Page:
I'm just surprised with all the planning that goes into laying out a neighborhood that nobody stopped and said 'hey, isn't this right where everyone will put their fence?

It is actually a bit comical with the orange spray paint leading right up to the center of a 15" trunk of a ~30 year old tree.
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Old 09-03-2015, 08:54 AM
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Originally Posted by Flot View Post
No worries. I am pretty sure the gas company won't hesitate to bulldoze down every fence on the block if they feel like it, they're not going to feel any better or worse about mine.

I'm just surprised with all the planning that goes into laying out a neighborhood that nobody stopped and said 'hey, isn't this right where everyone will put their fence?

It is actually a bit comical with the orange spray paint leading right up to the center of a 15" trunk of a ~30 year old tree.
On second thought, I think you should just put the fence in because, well, everyone else is doing it! Best of luck.

PS - don't ask a question that you may not like an answer to...
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Old 09-03-2015, 08:55 AM
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Originally Posted by burtonboards32 View Post
That's all well and good, I am just telling you my point of view from a utility operations standpoint. I certainly wouldn't hesitate to tell my equipment operator to load up the backhoe and have fun after a land owner has requested a dig safe, has been told the requirements, then disregarded all of the previous discussions and installed the fence directly over my line. Go ahead and do what you feel is necessary, I am just trying to potentially save you some unneeded headache and expense.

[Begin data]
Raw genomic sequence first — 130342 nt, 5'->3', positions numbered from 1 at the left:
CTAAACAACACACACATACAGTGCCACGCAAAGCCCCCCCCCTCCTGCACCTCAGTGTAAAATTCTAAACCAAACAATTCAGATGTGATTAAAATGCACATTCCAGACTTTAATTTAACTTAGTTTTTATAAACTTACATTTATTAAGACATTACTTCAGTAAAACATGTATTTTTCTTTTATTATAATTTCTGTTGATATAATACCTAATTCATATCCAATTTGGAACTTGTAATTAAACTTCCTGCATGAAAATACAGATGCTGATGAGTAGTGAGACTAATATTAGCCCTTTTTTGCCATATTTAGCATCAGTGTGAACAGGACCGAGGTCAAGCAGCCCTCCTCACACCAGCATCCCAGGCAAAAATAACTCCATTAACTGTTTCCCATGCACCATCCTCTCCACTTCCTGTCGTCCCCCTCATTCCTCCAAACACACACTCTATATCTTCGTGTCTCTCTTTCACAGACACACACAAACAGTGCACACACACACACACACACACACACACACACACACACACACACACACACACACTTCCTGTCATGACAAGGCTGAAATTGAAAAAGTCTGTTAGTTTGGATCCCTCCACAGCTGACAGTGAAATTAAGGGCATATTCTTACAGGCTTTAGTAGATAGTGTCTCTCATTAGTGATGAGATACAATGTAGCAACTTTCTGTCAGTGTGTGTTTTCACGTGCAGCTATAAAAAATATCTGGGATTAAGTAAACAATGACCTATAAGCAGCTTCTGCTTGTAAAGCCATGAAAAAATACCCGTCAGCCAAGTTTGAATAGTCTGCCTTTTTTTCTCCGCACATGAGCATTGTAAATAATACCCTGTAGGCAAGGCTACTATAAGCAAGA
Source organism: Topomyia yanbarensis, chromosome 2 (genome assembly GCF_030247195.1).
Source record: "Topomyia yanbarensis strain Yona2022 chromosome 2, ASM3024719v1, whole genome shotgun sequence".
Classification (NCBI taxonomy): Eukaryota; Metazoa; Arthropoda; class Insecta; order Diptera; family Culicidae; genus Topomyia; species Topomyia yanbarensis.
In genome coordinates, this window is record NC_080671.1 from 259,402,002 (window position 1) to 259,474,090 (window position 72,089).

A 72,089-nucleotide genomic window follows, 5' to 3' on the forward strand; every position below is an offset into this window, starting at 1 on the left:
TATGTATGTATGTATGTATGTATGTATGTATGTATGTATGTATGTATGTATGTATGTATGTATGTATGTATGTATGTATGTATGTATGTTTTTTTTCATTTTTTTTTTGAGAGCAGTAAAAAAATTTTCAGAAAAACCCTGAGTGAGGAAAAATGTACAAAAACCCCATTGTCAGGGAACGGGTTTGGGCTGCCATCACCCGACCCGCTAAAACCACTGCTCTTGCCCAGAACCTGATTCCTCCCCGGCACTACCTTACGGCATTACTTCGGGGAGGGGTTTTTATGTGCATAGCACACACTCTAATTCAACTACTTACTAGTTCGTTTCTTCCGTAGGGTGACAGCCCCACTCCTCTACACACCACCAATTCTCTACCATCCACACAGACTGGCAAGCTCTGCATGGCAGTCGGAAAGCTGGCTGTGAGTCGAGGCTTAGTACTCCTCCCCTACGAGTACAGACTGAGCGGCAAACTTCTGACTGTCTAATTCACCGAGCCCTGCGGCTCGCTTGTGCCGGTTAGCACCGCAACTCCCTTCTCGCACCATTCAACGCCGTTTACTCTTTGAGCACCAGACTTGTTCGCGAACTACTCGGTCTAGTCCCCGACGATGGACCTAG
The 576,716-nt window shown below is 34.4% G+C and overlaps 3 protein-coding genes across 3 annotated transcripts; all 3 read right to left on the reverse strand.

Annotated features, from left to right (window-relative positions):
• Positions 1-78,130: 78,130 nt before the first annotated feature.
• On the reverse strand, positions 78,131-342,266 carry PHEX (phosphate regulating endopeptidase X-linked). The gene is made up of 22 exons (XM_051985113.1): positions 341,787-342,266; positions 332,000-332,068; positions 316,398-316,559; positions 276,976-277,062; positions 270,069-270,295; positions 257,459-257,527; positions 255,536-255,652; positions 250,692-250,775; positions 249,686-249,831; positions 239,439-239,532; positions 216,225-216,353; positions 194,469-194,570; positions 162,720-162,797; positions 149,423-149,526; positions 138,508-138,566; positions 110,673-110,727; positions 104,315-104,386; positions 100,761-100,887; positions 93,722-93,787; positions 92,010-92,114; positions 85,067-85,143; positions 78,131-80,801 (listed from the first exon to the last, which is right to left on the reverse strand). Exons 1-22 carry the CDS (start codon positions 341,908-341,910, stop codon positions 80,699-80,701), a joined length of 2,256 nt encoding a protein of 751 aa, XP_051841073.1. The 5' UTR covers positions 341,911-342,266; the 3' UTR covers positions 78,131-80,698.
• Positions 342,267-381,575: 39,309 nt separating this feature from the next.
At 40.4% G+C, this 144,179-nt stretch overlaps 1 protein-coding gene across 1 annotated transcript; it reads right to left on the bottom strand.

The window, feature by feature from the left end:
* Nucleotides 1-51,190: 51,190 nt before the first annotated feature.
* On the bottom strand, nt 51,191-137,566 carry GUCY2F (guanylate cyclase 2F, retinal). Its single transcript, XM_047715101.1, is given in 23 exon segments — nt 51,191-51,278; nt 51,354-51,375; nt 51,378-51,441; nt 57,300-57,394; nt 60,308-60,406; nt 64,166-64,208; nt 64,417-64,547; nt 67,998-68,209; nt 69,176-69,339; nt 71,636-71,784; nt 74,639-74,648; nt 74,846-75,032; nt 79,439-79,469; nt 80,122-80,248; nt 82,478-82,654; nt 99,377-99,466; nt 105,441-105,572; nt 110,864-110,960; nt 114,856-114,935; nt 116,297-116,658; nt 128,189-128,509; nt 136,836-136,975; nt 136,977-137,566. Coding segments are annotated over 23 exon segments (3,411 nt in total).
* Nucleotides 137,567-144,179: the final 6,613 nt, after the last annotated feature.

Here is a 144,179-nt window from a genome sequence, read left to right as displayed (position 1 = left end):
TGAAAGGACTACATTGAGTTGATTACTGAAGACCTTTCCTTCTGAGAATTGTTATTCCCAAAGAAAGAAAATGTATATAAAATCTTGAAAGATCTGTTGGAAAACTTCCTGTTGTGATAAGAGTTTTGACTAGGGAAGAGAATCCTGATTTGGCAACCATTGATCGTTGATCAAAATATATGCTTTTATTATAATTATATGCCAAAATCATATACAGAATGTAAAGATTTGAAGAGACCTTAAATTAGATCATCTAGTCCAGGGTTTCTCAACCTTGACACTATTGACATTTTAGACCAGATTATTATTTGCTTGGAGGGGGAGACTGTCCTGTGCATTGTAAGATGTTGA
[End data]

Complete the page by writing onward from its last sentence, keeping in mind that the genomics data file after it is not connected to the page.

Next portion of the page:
There are no requirements in FL for you to "not" build over a utility variance, that I am aware of.
Once you locate the utility, your only duty is to not hit it.

Furthermore, any utility who tells their folks to "go to town" because they don't like something that was done on the rightfully owned property above the utility, and somebody heard it, would probably have to pay the property owner for unnecessary additional damage to access that utility.

Lots of small fenced lots here in FL and I have to believe what OP might do, and what his neighbors did, is VERY common.
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Old 09-03-2015, 09:23 AM
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I have an easement on my property as well for a storm drain that runs between the properties.

There is a fence above it. (The fence is on my neighbor's property, it is his fence, he paid for it).

My understanding from the lawyer who reviewed my survey is that the fence is fine, it will only be an issue if they have to dig up the storm drain. Then they may or may not put it back. They usually *do* put it back since they understand that it's sort of a PITA while they'd be working at the house.